.....Russell Skinner lived on a farm north west of Fennville and graduated in 1931. Russell was a WWII army soldier and his coming home created quite a story. He was on patrol with a buddy and when he returned to where his company was encamped, they discovered that the whole company had been wiped out by the Germans. Russ and his buddy immediately looked for a place to hide. The Germans searched for then, day and night and could not locate him. Nomadic goat herders had hidden them in their tents, under rugs. His family was then advised that Russell was “Missing In Action”. Russell found his way back to the American lines. A reporter found out about him and sent word to a New York newspaper reported how he was found. A person read about his discovery and called his family, telling what they had read. When the family was officially notified they said they had already heard it was in the news.
Friends and relatives words of remembrance.

Nomad are a group of people who have no fixed home and move according to the seasons and search for food, water and grazing land.

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.....Norman Skinner, Russell’s brother, was younger and  in the FHS class of 1941, the same class as my uncle Linn Sheckler Jr. graduated from, that would make Norm about 80 now. Because he needed to work on the farm to help with the fruit, Norm took leave from school. When the war came along he was drafted so did not graduate. At the time of this writing he was living in Indiana with his wife and granddaughter. He is covered by 60% disability from his injuries while serving in Europe, also in the Army like his brother.

.....Norman was wounded in Italy and hospitalized there.  When the fighting was complete there; his unit was shipped on to the Pacific. Getting out of the hospital, he was put with another unit and onto an LST bound for Marseilles, France. He stood for long, long hours in a fully packed, standing room only ship. They were strafed for hours by German air fighters.  Moving up through France, see Bill Sexton's map, toward and insight of the Siegfried Line, Norm was wounded again. See story of hitting the Siegfried Line. Norman has two Purple Hearts for being hit by flying metal pieces, hearing problems from concussion damage, and feet that have nerve damage, requiring him to use a cane.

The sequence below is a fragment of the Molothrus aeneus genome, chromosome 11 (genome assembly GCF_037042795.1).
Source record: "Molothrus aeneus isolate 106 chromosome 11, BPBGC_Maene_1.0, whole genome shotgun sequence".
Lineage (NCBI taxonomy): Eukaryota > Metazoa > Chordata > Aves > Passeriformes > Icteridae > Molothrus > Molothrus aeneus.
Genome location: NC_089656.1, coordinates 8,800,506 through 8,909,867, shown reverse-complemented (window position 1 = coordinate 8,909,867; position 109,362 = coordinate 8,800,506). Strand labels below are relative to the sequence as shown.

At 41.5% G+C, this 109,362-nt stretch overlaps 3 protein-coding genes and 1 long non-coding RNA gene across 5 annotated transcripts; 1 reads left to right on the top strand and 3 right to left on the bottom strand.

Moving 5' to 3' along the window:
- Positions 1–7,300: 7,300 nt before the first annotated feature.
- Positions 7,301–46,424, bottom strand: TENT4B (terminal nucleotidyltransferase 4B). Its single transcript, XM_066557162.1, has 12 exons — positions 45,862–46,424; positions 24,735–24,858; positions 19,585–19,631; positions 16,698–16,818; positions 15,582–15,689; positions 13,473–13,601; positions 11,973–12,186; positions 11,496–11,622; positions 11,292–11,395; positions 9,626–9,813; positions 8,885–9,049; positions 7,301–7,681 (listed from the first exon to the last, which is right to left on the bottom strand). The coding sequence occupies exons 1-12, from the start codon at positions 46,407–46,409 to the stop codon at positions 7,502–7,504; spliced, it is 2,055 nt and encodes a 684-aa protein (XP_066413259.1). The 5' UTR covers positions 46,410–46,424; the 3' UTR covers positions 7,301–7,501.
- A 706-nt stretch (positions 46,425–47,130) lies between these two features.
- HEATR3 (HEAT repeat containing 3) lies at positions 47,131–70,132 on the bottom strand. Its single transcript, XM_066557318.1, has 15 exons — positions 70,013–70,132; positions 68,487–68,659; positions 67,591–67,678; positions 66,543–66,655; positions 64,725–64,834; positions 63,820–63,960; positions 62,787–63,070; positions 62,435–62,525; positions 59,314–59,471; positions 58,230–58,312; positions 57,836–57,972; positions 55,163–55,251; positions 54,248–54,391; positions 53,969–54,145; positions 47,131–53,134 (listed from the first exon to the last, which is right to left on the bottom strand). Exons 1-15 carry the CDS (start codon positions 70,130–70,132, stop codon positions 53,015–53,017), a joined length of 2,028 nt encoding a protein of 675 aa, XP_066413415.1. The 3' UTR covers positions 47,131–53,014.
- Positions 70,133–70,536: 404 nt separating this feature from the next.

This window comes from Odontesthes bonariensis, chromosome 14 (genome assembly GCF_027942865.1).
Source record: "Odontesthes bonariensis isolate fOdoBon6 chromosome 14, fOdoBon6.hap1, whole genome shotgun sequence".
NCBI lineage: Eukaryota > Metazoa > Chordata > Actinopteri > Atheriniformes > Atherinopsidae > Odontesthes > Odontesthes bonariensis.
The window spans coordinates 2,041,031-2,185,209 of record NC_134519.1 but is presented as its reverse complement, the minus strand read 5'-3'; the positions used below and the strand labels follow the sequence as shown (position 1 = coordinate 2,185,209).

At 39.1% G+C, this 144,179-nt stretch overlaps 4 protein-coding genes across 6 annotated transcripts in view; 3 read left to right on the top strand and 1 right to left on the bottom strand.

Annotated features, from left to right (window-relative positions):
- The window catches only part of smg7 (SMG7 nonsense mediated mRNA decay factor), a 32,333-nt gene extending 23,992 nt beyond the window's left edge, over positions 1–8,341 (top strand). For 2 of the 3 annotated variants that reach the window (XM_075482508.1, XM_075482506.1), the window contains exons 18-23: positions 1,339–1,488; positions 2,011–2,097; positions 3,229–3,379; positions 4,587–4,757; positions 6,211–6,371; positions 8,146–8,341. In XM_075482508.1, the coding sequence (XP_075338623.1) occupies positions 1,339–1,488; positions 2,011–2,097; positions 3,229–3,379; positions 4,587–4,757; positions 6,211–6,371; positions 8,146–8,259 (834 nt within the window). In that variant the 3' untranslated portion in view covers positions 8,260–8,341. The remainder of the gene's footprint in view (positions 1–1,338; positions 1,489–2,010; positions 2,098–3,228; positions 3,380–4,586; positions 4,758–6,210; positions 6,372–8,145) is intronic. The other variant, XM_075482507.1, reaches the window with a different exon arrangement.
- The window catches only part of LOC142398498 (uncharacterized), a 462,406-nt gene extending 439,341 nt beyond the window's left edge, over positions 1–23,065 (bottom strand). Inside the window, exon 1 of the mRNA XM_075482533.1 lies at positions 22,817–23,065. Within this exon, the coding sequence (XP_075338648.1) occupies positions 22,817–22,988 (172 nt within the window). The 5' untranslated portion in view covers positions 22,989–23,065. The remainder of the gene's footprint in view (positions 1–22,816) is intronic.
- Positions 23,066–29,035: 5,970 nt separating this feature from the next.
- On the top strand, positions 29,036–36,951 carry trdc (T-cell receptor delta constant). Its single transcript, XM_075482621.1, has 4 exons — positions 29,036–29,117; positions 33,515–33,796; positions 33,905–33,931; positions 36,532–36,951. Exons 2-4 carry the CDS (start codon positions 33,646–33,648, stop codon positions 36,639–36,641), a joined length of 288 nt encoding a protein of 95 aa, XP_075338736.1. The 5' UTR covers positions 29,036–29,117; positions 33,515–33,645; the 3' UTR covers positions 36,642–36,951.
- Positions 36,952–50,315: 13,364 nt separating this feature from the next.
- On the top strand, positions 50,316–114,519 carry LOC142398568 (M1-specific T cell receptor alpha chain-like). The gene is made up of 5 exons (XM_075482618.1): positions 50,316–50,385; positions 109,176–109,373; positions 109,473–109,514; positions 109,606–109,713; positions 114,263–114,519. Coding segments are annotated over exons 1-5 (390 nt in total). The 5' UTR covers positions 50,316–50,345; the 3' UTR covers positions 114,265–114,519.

.....The damage to Norman's feet began when he joined the army.  When they issued his clothing they gave him size 12B shoes.  He objected saying they were much too big for his size 10EEE size feet.  the issuing clerk would not listen and told him to move out.  Training required many long hikes and marching was really hard on Norman's feet.  They were slopping around in those great big shoes.  He complained on the hikes, dropping out where he was told to get back with the company.  Finally on one trip, sitting beside the road, an officer stopped, listened to his story and took him where he was issued the proper shoes.  It was too late; his feet had already infection and nerve damage beyond repair.  Norm did stay with his duties throught out the war.

.....At the time of this writing, Norm has to walk with a cane.  Norm's doctoring with the VA started at Chicago, waiting many hours in line. When he did get to a doctor he only checked his scars on his shoulders received from explosions, and then he could not find a ruler long enough to measure the scares, they being over six inches long.  Norm asked if he was going to check his feet and the doctor siad it was not on his record, you Indiana farm boys want everything.  Yup!  the doc was used to only city vets.  Now Norm goes to the Indiana hospitals that recognizes his feet problems.    Norm is also hard of hearing from shell shock. 

Norm told of an interesting experience he had in 1980 in the area where Vern lives, the state of Washington.  Norm was visiting his mother-in-law in Rochester, WA, a small town just south of Olympia, the state capital.  Returning home on a flight out of Sea-Tac, the day St. Helen's blew, his plane took off in an unusual direction, north then WEST.  The pilot advised them of the eruption and said he was going to fly in a path so all could see the action.  The plane was not full so all passengers went to the right side windows to get a view.  Norm said he saw three different fingers of ash coming up and coming too close.  The pilot quickly siad to all fasten yourselves town tight.  The plane began a steep clinb with engines whining.  They were in the wrong place.  At 45,000 ft. they leveled out in clear sky but still they could see the bomb like plumb going higher yet.  They had to change planes in Denver while the plane was being checked for damage.

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